1. The 10 characteristics are derived from the “old” sciences. No one questions the fact that physics, chemistry, and (molecular) biology are sciences, and they all pass these 10 characteristics. However, other disciplines claiming to be science fail those characteristics (a couple of them can be found under the NON-SCIENCE tab). And many people – including some who are professionals in those disciplines – question the fact that the latter disciplines are indeed science.

      I agree with your last statement in the following sense: everything is made up of quarks, leptons, and gauge particles, and they all assembled IN THE PAST to make that thing up.

  2. Thanks a lot for distinguishing Science from Non-Science as clearly and as precisely as possible! I also have some other comments, particularly concerning the use of statistics in the physical sciences:

    Statistics Shows Psychology Is Not Science
    By Tom HartsfieldNovember 02, 2015
    6-7 minutes

    As Alex Berezow wrote in his piece yesterday, psychology is not a science, and statistics in and of itself is not science either. Then again, lots of useful and worthwhile things are not science. So, that’s not necessarily a problem. What is a problem is that poor statistical methods and irreproducibility damage not just the validity of any one study or one theory, but the rigor and quality of two-thirds of all studies in psychology.

    Alex and I have previously detailed what we believe are the requirements for calling a field of study science: clearly defined terminology, quantifiability, highly controlled conditions, reproducibility, and finally, predictability and testability.

    The failure of psychology (and indeed many other so-called social “sciences”) to meet these criteria often manifests as an obvious symptom: lousy statistics. Statistics is just a language. Like other languages it can be harnessed to express logical points in a consistent way, or it can demonstrate poorly reasoned ideas in a sloppy way.

    Statistical studies in psychology limp off the runway wounded by poor quantifiability, take further damage from imprecise conditions and measurements, and finally crash and burn due to a breakdown of reproducibility.

    The strengths of hard sciences often shine through their statistical conclusions (although studies performed in hard science disciplines are certainly not immune to poor practices). Statistics underlies some of the most important and empirically successful chemistry and physics ever discovered.

    Albert Einstein once said of thermodynamics, a field that can be theoretically derived using advanced statistics:

    “It is the only physical theory of universal content concerning which I am convinced that, within the framework of applicability of its basic concepts, it will never be overthrown.”

    If you took high school chemistry, you may remember Boyle’s Law, Gay-Lussac’s Law, or the Ideal Gas Law. You might have read about the concepts of equilibrium, the ever-increasing entropy of the universe, or the “five-sigma significance” discovery of the Higgs Boson. All of these things are directly derived through statistics performed on atoms or particles.

    But statistics is problematic when it comes to the social sciences. The first key issue is sample size.

    Think of a political survey poll. Every one of these polls states a margin of error; surveys with a larger number of respondents have a correspondingly smaller margin of error. Most social research studies use sample sizes of tens, hundreds, and occasionally thousands. That may sound like a lot, but remember that statistical physics deals with sample sizes that can be described in unimaginable ways like this: One thousand trillion times more than the total number of stars in the Universe. Or, enough sample atoms that if each one were a grain of sand, they could build a sand castle 5 miles high. Or, a number of molecules greater than the number of milliseconds since the Big Bang.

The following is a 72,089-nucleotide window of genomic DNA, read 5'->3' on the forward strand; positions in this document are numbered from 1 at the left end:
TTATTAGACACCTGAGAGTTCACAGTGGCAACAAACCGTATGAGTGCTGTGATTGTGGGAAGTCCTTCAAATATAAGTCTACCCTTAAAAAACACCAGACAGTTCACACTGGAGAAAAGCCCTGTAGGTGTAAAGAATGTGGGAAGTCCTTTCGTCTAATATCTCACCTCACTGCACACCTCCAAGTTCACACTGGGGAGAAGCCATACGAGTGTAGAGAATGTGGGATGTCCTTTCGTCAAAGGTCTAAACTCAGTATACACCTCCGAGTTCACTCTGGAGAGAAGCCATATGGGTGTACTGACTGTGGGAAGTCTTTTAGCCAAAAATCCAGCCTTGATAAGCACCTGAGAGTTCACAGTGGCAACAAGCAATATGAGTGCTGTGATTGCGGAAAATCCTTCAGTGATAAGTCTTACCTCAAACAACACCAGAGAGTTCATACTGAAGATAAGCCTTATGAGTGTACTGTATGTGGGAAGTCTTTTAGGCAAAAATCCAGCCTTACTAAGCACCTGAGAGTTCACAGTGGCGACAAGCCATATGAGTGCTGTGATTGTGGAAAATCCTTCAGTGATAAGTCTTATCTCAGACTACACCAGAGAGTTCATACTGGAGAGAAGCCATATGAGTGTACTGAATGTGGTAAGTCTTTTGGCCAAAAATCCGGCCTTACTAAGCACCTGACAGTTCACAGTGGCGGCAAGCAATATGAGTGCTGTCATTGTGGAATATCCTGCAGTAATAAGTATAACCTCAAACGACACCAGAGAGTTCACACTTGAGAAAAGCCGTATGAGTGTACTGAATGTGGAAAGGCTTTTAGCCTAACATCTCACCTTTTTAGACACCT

The next big difference is a bit more subtle: quantifiability.

    Working with such variables as awareness, happiness, self-esteem, and other squishy concepts makes quantifiability hard. This is the sloppy language problem. Even when these ideas are translated into some more concrete measure (say how long it takes a test subject to push a button or eat a marshmallow), the simplicity and truth of this transformation is far from crystal clear or rock solid.

    Precision of measurement is another big issue. A social science survey may measure ten subjects with a stopwatch for a handful of seconds and produce an error of a second or two. They may ask people to rate things on a 1-10 scale. How sure are you that your “8” is not another person’s “6.5”? The sorts of measurements chemists make have no such wiggle room. They ask molecules questions that have exact answers that cannot be fudged. What’s your temperature? How much kinetic energy do you possess? A scientist in Texas and a scientist in Alaska and a scientist on the moon and a scientist at the bottom of the sea and a scientist on poor icy demoted dwarf planet Pluto could all measure the same molecule under the same experimental conditions and get the same answer to five decimal places.

    Even the supposedly concrete measurements often fall vastly short of the rigor of true science. Photon-counting experiments often measure times in the range of nanoseconds. Timing subjects by hand with a stopwatch is quite literally one billion or even one trillion times less precise.

    Finally, the issue of reproducibility.

    While a study of human sexual practices conducted with 44 undergraduate college students may never be reproduced, the predictions of statistical physics will give you a correct answer to 10 decimal places. What’s more, thanks to the enormous sample sizes involved, taking a verifying measurement every minute of every hour of every day for the rest of your life, you’d more likely be struck by lightning than detect any deviation from the theory a single time.

    These distinctions only scratch at the surface of the vast gulf in rigor and objective truth between hard science and soft, fuzzy social science. Statistics aren’t the only problem. While academics may politely demur from judgment, when only 39% of studies chosen from a particular field hold up under scrutiny, the public wises up. They stop believing findings and start ignoring every study. The public may just be right to be skeptical.